Reflections on the Haining International Tide-Chasing Marathon 2021.

I did it. Just before lunchtime on 9 May, after four months and 1,190 km of training, I dragged myself, exhausted, beneath a large yellow gate, spanning the main road through Yanguan, Haining, 4 hours, 12 minutes, and 41 seconds after crossing under it the other way.

My snazzy looking medal; the first of what I hope will be many.

Finishing my first ever marathon, despite the time, felt like a fantastic achievement. It still does. In the immediate aftermath, the word I used to describe the experience was “humbling”, and I think that reflects perfectly how the heat, the distance, and the cumulative drain on both my legs and mind brought my…

Love Is a New Pair of Shoes

Another year, another Valentine’s day. This time, we ended up with matching presents (kind of); Nhung got me a pair of Asics Novablasts, which I have been coveting for a while now, and I got her a pair of Skechers Ride 8s, her first ever pair of proper running shoes.

I think, chronologically speaking, Valentine’s Day slotted in-between the final run of week five and the first run of week six. That makes this post about two weeks overdue (instead of the usual one), but better late than never, hey.

Less Work, More Running

Monday 8th, the first day of my week five schedule, was the final day of work before the Spring Festival holiday. The holiday didn’t officially start until two days later, but my company forced everyone to take two days off beforehand using their annual leave. (Force is a bit of a strong word; most people would probably choose to do so if given the option themselves.)

That means two weeks with no work where I can really get down to accumulating some of those long slow miles that my training thus far has been missing. …

A List of Some of the Stages You Might Go Through.

Learning a language is a long and daunting task, no matter which language you choose to learn. They all have their own unique quirks, and their own unique stumbling blocks, that make the learning experience that little bit different for each.

Chinese is, at the end of the day, just another language, and I thought it might be fun to look at some of the stages that you might go through should you try to learn it. …

Watch Me Go…

That’s right, dad puns. Sure, I’m not a dad yet, but it’s on the list of things to do, so I might as well start getting in the groove.

It might not immediately seem clear why that’s a terrible pun, so here: I bought a new watch. A running watch, specifically. I’ve never been a huge fan of wearing watches for style purposes and we all have phones these days, which tell the time, so if I was to get another watch it was only ever going to be for run tracking.

I learnt from my negative experience of getting…

Minimal Pairs in Vietnamese

Anyone who’s taught or learnt a language should be familiar with the concept of minimal pairs. They’re words that are identical in all aspects of pronunciation bar one, and are commonly used for learning to differentiate, first in terms of listening and then speaking, the nuances of pronunciation that exist in a target language which may not be present in the native language of the learner.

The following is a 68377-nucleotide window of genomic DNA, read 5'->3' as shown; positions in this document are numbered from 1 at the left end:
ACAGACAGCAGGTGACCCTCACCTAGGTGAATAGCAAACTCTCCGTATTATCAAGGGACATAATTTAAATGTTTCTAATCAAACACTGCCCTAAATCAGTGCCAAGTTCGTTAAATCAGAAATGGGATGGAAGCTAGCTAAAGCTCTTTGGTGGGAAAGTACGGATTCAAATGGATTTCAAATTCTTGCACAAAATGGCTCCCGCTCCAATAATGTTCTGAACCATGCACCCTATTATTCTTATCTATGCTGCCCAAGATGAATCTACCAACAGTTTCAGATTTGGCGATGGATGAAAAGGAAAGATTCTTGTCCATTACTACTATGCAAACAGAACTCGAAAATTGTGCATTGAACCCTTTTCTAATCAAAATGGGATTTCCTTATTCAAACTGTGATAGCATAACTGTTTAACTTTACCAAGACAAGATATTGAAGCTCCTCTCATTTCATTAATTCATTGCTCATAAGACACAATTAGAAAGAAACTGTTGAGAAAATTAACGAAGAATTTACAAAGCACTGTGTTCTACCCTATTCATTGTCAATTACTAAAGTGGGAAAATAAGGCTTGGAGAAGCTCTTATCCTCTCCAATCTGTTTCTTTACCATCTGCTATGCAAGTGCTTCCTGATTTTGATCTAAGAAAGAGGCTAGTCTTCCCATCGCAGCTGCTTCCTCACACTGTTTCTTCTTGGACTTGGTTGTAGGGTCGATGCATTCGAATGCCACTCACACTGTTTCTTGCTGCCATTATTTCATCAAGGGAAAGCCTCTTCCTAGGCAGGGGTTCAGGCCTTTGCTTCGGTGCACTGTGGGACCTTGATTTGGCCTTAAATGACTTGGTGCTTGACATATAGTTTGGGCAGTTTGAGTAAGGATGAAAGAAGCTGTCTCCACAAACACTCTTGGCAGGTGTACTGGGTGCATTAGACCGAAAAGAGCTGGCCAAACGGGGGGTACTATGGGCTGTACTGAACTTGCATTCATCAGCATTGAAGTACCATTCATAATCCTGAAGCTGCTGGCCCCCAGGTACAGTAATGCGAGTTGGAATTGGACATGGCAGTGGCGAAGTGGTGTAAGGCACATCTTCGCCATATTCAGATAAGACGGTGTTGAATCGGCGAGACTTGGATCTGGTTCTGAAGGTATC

An illustrative example for English might be the words beat and bit. While the difference between the long e and short i phonemes seems clear enough to a native English speaker, the two sounds…

Finding My Rhythm.

I spent the first two weeks trying to up my cadence, thereby shortening my stride length, with the goal of making my gait more fluid, my running less laboured, and ensuring that I wasn’t over-striding and smashing my knees into early oblivion.

I had no system for doing this, I simply told myself mentally to up my cadence and then concentrated on spinning my legs round faster on each run.

What I found, on my tempo runs and speed work where I was wearing the UA Velociti 2s and so had feedback to check, was that I…

How Did People Run before Portable Music Players?

Seriously. It sometimes feels like music is the only thing that gets me through my runs, especially the harder ones. It helps me to zone out and certain songs just seem to breathe life into my legs and lungs the second they start playing.

I have a very limited supply of music on my phone and longer runs tend to loop through my whole collection at least once. As a result, at some point during my weekly long runs, slow runs, and longer tempo runs, Dear Sergio is guaranteed to come on…

Is China Finally Facing a Second Wave?

I’ve mentioned before how fortunate we’ve been, at least in Shanghai, when it comes to the pandemic; we had a strict lock-down for a while at the beginning of last year, but by the time summer rolled around, life was pretty much back to normal. The only deviation from business as usual was face mask requirements on the metro and a very small number of other places.

Seeing how quickly COVID-19 spread around the world at the beginning and middle of last year, combined with the lack of visible precautions taken, it seemed…

Blood, Sweat, and… Wait, Blood?

That was my reaction, but we’ll get to that at the end. First things first, I made it through the week! Some parts were a little harder than I was expecting, while some parts were a little easier. I’ll go through each run below and add my thoughts where I have them.

Tempo Run (Monday)— 5km at 13km/h:

This is my 10km pace. At least, it’s my 10km pace according to the 10km I ran to serve as my base for working out my target paces back on New Year’s Day. I figured this one…


A blog about life, love, language, literature and lüyou in Shanghai, China and beyond. I’m a student, a translator, a husband, a human, or at least I try to be.

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